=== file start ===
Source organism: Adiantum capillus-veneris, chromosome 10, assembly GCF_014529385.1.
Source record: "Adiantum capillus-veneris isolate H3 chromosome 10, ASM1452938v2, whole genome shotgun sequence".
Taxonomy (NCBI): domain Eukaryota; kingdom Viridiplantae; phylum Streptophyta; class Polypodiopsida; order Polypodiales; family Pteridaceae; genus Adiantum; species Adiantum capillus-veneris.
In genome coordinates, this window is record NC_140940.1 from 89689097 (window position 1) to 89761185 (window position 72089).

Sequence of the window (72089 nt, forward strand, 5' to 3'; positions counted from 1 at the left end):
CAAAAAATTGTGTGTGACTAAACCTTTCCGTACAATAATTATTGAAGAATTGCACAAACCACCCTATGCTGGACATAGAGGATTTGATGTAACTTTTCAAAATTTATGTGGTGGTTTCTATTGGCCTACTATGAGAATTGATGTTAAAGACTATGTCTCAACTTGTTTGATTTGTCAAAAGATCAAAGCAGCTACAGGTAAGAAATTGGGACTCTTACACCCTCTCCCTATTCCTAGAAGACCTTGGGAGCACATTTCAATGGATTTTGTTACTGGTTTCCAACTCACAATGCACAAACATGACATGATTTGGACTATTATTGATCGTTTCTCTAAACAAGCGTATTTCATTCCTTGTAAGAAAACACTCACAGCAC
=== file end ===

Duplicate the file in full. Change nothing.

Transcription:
Source organism: Adiantum capillus-veneris, chromosome 10, assembly GCF_014529385.1.
Source record: "Adiantum capillus-veneris isolate H3 chromosome 10, ASM1452938v2, whole genome shotgun sequence".
Taxonomy (NCBI): domain Eukaryota; kingdom Viridiplantae; phylum Streptophyta; class Polypodiopsida; order Polypodiales; family Pteridaceae; genus Adiantum; species Adiantum capillus-veneris.
In genome coordinates, this window is record NC_140940.1 from 89689097 (window position 1) to 89761185 (window position 72089).

Sequence of the window (72089 nt, forward strand, 5' to 3'; positions counted from 1 at the left end):
CAAAAAATTGTGTGTGACTAAACCTTTCCGTACAATAATTATTGAAGAATTGCACAAACCACCCTATGCTGGACATAGAGGATTTGATGTAACTTTTCAAAATTTATGTGGTGGTTTCTATTGGCCTACTATGAGAATTGATGTTAAAGACTATGTCTCAACTTGTTTGATTTGTCAAAAGATCAAAGCAGCTACAGGTAAGAAATTGGGACTCTTACACCCTCTCCCTATTCCTAGAAGACCTTGGGAGCACATTTCAATGGATTTTGTTACTGGTTTCCAACTCACAATGCACAAACATGACATGATTTGGACTATTATTGATCGTTTCTCTAAACAAGCGTATTTCATTCCTTGTAAGAAAACACTCACAGCAC